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The chairman of the Rangoon Division Election Commission said that measures have been drawn up to ensure transparency during advance voting at the upcoming general election slated for November.
“We have made arrangements to ensure transparency during the period of advance voting,” Ko Ko told DVB on Tuesday. “In fact, there was no controversy surrounding advance voting in the 2012 by-elections, but this year we are preparing further measures.”
However, opposition National League for Democracy spokesperson Nyan Win said his party harbours concerns over the potential for rigging advance votes.
“We are indeed concerned about the advance voting – there were many reports of tampering with advance votes in the previously elections and almost no action was seen being taken regarding those cases. So we are worried,” he said, adding that the NLD would like to suggest strict procedures to be followed.
Advance voting, also known as early voting or pre-poll voting, allows constituents to cast ballots ahead of polling day, either by mail or in person at a designated centre such as an embassy. The system is encouraged as a means to maximise voter turnout and allows those who cannot manage to attend a polling station on election day the chance to vote. Migrant workers, servicemen and women serving away from home, persons with religious obligations, and election workers are among those generally included in advance polling.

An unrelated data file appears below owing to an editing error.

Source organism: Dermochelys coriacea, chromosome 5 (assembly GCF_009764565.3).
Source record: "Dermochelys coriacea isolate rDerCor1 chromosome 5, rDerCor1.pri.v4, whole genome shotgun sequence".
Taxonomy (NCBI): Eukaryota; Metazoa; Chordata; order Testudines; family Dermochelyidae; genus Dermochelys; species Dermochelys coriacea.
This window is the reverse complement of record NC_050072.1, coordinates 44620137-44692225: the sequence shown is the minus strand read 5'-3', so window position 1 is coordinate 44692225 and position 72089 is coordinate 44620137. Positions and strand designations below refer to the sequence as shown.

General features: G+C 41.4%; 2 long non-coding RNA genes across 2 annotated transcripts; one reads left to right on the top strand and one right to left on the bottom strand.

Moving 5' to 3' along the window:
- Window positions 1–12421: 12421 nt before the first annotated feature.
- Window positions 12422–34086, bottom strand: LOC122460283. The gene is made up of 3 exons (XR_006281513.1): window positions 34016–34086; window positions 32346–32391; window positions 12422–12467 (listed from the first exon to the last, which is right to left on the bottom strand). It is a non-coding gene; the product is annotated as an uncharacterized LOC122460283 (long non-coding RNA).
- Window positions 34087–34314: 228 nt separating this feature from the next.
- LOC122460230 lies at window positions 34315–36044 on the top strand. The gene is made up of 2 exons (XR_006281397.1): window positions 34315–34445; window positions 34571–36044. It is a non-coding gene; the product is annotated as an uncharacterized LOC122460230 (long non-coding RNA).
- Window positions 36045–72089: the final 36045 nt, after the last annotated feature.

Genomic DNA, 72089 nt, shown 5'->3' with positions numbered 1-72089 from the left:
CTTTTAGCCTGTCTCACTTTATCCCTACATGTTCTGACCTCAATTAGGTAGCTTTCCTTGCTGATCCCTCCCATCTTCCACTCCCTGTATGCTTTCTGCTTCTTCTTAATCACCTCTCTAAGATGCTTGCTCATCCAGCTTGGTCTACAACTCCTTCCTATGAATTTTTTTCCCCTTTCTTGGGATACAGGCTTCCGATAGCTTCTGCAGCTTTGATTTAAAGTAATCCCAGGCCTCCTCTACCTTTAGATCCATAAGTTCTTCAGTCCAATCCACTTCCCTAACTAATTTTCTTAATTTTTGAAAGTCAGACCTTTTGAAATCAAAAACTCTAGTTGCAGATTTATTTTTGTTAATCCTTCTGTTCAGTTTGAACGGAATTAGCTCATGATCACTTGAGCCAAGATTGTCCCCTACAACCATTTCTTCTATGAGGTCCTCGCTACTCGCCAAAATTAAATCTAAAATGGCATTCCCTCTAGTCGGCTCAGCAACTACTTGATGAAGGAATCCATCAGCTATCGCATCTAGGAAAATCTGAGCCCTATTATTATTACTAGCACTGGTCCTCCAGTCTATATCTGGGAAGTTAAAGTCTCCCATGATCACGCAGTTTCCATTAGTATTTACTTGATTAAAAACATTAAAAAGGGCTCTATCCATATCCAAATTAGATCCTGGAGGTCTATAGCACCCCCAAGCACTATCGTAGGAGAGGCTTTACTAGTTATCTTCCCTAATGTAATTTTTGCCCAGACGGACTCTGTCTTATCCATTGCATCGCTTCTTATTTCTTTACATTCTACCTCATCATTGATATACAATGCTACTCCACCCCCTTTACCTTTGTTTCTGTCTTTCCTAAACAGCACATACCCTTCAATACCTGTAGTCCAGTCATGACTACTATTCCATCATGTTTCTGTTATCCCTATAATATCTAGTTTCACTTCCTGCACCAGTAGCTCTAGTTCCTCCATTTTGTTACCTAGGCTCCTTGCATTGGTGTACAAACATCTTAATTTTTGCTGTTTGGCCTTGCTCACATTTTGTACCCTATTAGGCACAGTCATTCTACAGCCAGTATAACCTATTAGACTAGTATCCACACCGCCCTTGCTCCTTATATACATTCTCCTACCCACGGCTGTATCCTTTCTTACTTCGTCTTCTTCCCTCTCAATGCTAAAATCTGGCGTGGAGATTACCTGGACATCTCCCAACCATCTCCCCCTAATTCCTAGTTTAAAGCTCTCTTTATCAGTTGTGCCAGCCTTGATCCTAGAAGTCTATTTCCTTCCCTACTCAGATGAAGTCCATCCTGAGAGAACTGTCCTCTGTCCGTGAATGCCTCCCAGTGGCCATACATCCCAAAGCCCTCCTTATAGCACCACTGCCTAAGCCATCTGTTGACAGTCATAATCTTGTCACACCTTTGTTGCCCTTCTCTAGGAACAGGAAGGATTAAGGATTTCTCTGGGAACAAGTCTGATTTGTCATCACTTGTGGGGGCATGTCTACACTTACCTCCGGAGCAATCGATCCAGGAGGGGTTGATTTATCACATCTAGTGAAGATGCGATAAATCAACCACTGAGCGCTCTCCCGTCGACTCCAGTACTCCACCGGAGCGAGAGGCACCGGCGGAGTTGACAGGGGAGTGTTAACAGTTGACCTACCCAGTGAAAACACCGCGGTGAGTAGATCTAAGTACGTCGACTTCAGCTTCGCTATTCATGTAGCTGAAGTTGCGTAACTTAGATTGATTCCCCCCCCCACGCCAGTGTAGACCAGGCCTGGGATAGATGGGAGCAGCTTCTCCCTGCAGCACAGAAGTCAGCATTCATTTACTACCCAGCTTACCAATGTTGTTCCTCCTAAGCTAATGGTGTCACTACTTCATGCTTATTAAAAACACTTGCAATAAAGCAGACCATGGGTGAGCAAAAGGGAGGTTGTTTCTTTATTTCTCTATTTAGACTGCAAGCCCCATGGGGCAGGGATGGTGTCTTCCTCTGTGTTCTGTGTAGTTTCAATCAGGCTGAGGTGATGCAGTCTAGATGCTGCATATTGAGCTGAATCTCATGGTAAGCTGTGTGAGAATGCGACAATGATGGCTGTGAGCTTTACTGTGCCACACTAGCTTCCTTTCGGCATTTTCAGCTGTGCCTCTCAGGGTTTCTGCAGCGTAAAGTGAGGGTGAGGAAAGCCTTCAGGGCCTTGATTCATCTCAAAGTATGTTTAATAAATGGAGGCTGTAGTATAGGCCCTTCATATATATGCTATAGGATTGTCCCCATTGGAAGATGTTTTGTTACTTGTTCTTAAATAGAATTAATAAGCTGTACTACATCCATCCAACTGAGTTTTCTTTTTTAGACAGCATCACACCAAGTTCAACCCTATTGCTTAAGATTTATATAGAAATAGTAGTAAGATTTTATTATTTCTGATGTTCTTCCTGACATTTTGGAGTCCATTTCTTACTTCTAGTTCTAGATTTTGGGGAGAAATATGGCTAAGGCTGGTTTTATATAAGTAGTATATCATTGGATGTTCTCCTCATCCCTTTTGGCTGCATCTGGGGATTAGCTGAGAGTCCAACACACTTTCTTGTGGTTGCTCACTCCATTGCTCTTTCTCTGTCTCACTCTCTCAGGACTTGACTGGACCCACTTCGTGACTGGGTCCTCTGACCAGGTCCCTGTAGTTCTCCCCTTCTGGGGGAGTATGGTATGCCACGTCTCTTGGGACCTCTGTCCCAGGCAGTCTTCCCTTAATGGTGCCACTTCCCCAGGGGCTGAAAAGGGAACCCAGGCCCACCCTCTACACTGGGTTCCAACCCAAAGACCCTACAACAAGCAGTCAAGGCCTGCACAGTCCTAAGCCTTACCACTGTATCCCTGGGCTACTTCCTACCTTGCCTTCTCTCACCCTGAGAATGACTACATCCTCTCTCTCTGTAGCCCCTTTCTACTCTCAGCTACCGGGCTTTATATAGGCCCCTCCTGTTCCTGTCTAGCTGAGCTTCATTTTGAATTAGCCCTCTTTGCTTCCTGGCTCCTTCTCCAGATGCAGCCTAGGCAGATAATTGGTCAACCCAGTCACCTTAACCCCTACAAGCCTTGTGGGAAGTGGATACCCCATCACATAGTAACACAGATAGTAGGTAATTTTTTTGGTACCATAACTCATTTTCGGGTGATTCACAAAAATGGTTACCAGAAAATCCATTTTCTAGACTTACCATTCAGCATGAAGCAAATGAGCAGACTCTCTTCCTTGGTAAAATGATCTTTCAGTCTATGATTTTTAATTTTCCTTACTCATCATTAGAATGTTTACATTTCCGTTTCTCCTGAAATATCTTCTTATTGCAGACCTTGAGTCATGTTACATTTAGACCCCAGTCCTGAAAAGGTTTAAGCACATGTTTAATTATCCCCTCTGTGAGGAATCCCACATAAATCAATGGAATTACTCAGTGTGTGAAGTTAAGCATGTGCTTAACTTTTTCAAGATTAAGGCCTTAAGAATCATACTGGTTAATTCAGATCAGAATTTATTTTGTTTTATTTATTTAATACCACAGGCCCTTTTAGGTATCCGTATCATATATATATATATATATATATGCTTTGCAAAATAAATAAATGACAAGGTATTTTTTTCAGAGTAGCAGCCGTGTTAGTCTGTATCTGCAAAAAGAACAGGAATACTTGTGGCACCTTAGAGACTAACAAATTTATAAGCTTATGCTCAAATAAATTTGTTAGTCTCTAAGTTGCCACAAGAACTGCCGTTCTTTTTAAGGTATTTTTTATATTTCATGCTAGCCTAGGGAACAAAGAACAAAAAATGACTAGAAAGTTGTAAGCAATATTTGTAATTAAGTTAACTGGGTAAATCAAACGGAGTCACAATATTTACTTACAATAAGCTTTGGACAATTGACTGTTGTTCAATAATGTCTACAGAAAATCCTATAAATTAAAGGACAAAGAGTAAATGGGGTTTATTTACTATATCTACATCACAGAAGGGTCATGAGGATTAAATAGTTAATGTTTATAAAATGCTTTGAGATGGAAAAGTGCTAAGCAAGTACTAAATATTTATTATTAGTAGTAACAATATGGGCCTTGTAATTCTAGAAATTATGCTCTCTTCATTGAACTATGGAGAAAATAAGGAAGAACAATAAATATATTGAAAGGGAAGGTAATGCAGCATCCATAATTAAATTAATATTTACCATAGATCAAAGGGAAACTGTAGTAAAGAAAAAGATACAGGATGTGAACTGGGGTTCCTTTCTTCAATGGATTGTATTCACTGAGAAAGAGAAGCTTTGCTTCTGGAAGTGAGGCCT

The Burmese government announced last month that it would allow US and European observers at the upcoming election. On 19 March, the Union Election Commission issued a code of conduct for international observers, calling for all foreign observers to remain impartial and respect Burma’s electoral rules.
Burmese state media reported that the European Union and the US-based Carter Center would be invited to send observers to monitor the election process.
The Carter Center on Monday released a report outlining its recommendations to ensure transparency in the upcoming Burmese general election, including a call that its observers be permitted to monitor advance voting in military and police barracks.
The Carter Center also urged Burma’s authorities to ensure that civil society organisations and reporters are allowed free access to do their jobs without facing harassment, restriction or retaliation; and to protect the voting rights of temporary ID holders.
However, the documents carried by temporary ID holders, commonly known as “white cards”, expired on 31 March and those in question, the majority of whom are Rohingya Muslims, find themselves stateless as from 1 April. Unless a presidential order to strip white cardholders is overturned, up to 850,000 “stateless” residents of the country will be barred from voting.